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Should Uber Raise Prices During a Transit Strike?

A Bay Area Rapid Transit (BART) train sits idle at the Millbrae station on July 3 in Millbrae, Calif.
A Bay Area Rapid Transit (BART) train sits idle at the Millbrae station on July 3 in Millbrae, Calif.Photograph by Justin Sullivan/Getty Images

San Francisco’s transit strike has been great news for ride-sharing services such as Lyft, Sidecar, and Uber. It also has the potential to be the latest testing ground for Uber’s controversial pricing strategy.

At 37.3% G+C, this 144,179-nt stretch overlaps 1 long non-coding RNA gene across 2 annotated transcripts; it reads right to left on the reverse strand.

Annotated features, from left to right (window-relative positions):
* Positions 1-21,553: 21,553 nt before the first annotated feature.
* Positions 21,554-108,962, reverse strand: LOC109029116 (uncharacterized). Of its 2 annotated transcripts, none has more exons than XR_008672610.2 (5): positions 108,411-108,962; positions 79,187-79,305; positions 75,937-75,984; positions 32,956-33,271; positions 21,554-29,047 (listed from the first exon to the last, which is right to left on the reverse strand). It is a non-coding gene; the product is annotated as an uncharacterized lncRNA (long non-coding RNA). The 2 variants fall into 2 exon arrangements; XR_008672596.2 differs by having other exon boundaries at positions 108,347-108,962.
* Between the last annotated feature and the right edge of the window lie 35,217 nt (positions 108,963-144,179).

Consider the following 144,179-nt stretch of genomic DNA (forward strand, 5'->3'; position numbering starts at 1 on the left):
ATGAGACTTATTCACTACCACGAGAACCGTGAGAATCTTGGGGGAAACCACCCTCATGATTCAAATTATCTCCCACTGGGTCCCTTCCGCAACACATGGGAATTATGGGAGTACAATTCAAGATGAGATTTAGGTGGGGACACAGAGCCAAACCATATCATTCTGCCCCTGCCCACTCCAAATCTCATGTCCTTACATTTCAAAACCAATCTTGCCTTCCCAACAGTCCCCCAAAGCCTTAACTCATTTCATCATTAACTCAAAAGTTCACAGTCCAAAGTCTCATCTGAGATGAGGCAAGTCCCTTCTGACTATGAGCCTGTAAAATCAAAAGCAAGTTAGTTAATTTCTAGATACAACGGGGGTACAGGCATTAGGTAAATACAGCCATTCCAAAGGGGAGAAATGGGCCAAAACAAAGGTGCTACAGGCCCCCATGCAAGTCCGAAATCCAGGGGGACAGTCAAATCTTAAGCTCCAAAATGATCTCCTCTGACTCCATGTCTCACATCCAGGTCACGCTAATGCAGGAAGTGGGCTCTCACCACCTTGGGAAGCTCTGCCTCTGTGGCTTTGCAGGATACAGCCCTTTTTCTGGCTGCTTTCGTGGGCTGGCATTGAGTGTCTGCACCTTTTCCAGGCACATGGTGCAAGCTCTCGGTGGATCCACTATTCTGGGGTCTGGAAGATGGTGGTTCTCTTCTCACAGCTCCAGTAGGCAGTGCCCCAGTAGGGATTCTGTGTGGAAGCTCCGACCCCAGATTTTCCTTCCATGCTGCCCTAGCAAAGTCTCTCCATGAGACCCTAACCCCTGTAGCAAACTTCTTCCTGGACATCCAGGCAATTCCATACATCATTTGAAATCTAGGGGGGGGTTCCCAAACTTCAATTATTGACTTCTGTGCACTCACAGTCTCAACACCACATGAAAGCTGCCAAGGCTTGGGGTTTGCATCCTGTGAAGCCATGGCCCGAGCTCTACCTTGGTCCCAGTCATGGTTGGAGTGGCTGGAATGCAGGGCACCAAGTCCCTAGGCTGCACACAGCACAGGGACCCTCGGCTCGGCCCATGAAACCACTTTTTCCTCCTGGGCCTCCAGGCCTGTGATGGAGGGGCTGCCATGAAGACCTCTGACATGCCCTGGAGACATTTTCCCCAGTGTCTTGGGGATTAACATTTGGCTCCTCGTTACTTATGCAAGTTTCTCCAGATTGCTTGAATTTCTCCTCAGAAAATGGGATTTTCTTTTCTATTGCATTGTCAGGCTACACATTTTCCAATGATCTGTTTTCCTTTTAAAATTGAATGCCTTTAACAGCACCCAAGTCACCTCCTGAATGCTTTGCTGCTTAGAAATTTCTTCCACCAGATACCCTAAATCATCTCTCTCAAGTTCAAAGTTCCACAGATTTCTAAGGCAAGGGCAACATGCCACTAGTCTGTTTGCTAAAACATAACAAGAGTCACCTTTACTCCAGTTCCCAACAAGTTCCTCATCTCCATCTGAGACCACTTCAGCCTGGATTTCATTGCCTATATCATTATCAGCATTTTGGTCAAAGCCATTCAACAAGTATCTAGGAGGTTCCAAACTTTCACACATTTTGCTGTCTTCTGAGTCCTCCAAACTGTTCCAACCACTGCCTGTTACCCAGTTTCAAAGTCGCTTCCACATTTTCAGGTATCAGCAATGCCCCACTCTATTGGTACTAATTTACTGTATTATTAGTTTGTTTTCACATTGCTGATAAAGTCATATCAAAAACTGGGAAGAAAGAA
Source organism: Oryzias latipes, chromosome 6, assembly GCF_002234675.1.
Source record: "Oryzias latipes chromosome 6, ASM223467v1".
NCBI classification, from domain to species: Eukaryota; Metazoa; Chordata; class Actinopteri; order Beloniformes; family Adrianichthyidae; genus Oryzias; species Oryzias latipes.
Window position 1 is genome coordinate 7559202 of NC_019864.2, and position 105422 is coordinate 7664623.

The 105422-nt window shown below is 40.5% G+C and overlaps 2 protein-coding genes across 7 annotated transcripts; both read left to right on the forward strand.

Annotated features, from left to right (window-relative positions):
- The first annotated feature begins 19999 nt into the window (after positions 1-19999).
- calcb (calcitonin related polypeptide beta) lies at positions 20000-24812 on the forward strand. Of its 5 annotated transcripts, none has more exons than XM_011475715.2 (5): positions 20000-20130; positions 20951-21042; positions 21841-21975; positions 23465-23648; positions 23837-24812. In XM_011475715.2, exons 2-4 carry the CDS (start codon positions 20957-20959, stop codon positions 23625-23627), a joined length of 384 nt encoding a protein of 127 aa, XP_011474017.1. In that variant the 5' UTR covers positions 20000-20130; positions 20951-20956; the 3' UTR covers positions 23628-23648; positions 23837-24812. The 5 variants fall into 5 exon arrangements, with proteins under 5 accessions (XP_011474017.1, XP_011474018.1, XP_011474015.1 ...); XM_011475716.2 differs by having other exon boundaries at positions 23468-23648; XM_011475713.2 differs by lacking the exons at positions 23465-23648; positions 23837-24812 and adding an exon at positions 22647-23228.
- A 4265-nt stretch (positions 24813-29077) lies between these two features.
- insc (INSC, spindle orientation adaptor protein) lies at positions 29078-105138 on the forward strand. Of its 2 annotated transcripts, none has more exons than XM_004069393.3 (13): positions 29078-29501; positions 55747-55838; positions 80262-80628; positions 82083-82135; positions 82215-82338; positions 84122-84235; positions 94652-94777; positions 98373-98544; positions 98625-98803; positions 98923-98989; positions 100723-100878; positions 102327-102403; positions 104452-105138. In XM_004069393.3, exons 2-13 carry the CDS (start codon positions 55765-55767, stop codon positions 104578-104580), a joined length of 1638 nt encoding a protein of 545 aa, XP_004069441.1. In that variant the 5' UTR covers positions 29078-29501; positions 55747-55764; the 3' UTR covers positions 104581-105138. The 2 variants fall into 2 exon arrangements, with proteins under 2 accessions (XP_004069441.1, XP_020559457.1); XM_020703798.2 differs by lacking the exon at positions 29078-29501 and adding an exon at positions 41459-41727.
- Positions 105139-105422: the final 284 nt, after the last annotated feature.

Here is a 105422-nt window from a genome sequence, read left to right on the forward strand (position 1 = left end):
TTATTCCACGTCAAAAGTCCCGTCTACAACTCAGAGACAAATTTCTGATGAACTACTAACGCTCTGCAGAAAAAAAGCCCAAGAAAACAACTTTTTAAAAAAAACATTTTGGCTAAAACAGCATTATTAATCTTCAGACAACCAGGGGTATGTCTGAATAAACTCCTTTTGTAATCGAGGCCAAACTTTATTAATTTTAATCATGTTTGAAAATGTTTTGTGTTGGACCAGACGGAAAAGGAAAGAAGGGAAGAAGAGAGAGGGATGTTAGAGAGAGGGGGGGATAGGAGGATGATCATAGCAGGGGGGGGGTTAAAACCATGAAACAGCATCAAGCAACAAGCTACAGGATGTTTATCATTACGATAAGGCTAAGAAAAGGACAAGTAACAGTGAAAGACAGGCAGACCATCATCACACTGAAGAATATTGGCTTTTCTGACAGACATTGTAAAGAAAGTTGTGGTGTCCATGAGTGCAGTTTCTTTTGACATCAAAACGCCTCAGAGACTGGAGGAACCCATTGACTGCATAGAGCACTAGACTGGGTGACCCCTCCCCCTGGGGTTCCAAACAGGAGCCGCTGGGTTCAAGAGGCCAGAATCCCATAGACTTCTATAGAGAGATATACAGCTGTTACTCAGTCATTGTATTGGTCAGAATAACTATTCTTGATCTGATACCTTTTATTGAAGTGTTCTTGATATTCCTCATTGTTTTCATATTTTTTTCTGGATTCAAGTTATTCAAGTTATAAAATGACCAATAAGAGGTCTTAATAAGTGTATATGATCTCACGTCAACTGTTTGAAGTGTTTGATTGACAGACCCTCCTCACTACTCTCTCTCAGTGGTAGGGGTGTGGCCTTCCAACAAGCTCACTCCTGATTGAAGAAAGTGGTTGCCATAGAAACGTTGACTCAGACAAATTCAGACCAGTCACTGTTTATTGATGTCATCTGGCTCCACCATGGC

Unlike regular taxi services, Uber sets its prices based on demand. When there are more people looking for rides, the company says it raises fares to encourage more drivers to get on the road. So-called dynamic pricing is increasingly common, and the rationale behind flexible pricing in markets with elastic supply makes sense, according to Slate’s Matthew Yglesias. But price controls on public services like transportation are seen as ways to keep them accessible to the public at large. When the prices of gasoline and bread shot up after Superstorm Sandy, law enforcement officials declared they had zero tolerance for price gouging and went after businesses that raised prices.